Army Chief of Staff Gen. George W. Casey, Jr., talks with members of the media during a news conference in the 1st Cavalry Division's headquarters building last year at Fort Hood, Texas. (John A. Bowersmith / Killeen Daily Herald via AP)
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Deployment lengths will drop from 12 months to nine months in about two years, said Army Chief of Staff Gen. George W. Casey, who also predicted a quicker increase in dwell time than originally projected.
Casey, who made his remarks during an April 15 visit to Fort Polk, La., pointed to the drawdown plan President Barack Obama announced on Feb. 27, which calls for an end to the combat mission in Iraq by August 2010 and a withdrawal of all U.S. troops from Iraq by 2011.
Obama's plan also includes keeping a transitional force in Iraq of up to 50,000 U.S. troops who would train and advise Iraqi forces.
"When that [plan] is executed, we will actually get better dwell rates in 2010 and 2011 than I thought we would originally," Casey told local reporters from the Fort Polk area following a meeting with soldiers. A transcript of the media engagement was provided by Casey's office to Army Times.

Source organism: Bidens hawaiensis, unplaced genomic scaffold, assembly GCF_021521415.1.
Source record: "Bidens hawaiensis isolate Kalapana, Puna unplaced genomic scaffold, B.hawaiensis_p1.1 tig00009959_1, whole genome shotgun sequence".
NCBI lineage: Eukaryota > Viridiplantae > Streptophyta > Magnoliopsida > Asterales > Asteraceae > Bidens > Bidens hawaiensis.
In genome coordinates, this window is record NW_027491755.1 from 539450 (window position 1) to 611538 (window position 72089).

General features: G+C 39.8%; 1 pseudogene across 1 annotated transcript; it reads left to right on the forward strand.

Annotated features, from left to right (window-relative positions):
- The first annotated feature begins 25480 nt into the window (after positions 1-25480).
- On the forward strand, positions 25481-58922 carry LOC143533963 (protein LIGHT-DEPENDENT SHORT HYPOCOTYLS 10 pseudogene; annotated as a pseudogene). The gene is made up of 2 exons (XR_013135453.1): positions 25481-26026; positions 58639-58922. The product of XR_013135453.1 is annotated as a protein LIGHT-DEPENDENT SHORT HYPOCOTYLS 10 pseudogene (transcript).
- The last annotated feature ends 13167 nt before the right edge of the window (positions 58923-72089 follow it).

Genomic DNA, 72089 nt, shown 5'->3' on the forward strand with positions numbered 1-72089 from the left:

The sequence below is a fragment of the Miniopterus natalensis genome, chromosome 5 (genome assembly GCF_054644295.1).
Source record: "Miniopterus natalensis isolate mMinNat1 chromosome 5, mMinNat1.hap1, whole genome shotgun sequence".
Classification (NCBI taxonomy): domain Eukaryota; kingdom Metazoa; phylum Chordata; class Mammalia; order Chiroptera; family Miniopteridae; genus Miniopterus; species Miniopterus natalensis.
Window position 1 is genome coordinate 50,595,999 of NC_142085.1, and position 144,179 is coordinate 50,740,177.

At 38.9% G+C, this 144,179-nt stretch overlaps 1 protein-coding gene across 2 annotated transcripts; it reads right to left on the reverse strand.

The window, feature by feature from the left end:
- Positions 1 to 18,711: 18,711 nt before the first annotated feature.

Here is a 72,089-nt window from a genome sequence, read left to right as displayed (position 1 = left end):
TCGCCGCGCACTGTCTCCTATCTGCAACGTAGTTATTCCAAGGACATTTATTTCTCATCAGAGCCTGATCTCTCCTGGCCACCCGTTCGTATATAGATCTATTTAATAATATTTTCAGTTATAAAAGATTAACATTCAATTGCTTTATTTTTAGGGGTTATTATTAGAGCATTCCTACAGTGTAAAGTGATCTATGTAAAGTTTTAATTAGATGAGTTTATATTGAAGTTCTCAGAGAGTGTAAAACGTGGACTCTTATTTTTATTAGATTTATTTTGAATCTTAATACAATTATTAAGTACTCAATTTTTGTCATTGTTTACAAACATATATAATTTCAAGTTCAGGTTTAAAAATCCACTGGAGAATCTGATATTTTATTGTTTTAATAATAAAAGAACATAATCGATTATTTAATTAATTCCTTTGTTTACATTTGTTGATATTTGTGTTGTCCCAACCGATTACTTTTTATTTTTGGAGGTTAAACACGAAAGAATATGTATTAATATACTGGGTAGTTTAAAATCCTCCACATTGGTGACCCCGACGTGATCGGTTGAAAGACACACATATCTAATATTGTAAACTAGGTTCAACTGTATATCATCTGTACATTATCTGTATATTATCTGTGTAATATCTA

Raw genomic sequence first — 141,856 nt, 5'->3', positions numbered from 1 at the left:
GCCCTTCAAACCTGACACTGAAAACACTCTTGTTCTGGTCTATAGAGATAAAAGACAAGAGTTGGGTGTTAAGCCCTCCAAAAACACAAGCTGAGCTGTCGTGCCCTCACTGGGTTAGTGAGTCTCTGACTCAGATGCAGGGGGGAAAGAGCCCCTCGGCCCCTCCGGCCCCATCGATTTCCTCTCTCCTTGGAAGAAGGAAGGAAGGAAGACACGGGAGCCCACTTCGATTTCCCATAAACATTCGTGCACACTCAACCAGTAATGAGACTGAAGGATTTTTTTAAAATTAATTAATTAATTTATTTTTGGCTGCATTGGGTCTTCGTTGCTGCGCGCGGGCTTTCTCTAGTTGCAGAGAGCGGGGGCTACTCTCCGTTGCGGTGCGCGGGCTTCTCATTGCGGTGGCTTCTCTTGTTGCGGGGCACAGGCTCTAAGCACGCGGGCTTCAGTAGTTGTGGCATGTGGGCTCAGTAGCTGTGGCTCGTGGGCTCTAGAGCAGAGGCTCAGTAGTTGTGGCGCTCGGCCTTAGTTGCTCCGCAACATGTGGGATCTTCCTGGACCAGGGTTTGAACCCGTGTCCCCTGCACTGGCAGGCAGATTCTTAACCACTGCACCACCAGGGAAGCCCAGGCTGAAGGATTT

Nine months of boots on the ground, Casey said, would mean 24 to 27 months at home, compared with the 12 months most soldiers get now.
"We're not going to get there, I don't think, in the next two years, but shortly after that I think we'd be able to do something," Casey said. "Right now, the volume of the deployments is just too fast, too much."
By this summer, there will be four brigade combat teams in Afghanistan, double the number of combat troops that have been in that theater at any time since October 2001.
At the same time, 12 BCTs will be on duty in Iraq, for a total of 16 BCTs deployed for 12-month rotations.
Thousands of support troops, such as aviation, medical, engineer, logistics and military police, will also be needed in both theaters.
The Army, Casey has said, is "out of balance" and stretched.
Deployments were on a 12-month schedule until early 2007, when a surge of 30,000 troops was sent to Iraq to help quell a rise in violence and tours were extended to 15 months. The Army reverted to 12-month deployments beginning in August.
"We know 12 months is too long to sustain repeatedly, and we know that six months is too short for the operational environment," he said, adding "so once we get demand down to about 10 brigade combat teams, we're looking to revert to nine-month deployments," Casey said.
Soldiers and their families, he said, have been under too much stress, and dwell time has tended to remain at 12 months or even less.
"If the drawdown gets executed as planned, we get to almost two-and-a-half years of dwell average between deployments for soldiers and families. That's about where we need to be," he said.